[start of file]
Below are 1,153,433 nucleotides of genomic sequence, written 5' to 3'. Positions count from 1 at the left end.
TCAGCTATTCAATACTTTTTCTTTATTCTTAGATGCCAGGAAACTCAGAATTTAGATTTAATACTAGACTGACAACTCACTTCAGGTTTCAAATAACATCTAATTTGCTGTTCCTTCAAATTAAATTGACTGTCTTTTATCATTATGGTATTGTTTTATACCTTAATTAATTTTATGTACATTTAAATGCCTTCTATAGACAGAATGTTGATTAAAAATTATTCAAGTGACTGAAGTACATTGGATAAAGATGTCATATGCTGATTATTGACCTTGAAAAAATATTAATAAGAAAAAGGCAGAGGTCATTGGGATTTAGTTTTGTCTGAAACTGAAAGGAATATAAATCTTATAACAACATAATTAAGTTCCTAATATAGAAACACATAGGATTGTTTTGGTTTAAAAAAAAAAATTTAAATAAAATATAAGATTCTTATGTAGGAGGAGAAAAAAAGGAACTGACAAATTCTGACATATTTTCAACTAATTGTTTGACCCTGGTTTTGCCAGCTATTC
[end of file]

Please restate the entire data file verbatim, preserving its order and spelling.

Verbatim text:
Below are 1,153,433 nucleotides of genomic sequence, written 5' to 3'. Positions count from 1 at the left end.
TCAGCTATTCAATACTTTTTCTTTATTCTTAGATGCCAGGAAACTCAGAATTTAGATTTAATACTAGACTGACAACTCACTTCAGGTTTCAAATAACATCTAATTTGCTGTTCCTTCAAATTAAATTGACTGTCTTTTATCATTATGGTATTGTTTTATACCTTAATTAATTTTATGTACATTTAAATGCCTTCTATAGACAGAATGTTGATTAAAAATTATTCAAGTGACTGAAGTACATTGGATAAAGATGTCATATGCTGATTATTGACCTTGAAAAAATATTAATAAGAAAAAGGCAGAGGTCATTGGGATTTAGTTTTGTCTGAAACTGAAAGGAATATAAATCTTATAACAACATAATTAAGTTCCTAATATAGAAACACATAGGATTGTTTTGGTTTAAAAAAAAAAATTTAAATAAAATATAAGATTCTTATGTAGGAGGAGAAAAAAAGGAACTGACAAATTCTGACATATTTTCAACTAATTGTTTGACCCTGGTTTTGCCAGCTATTC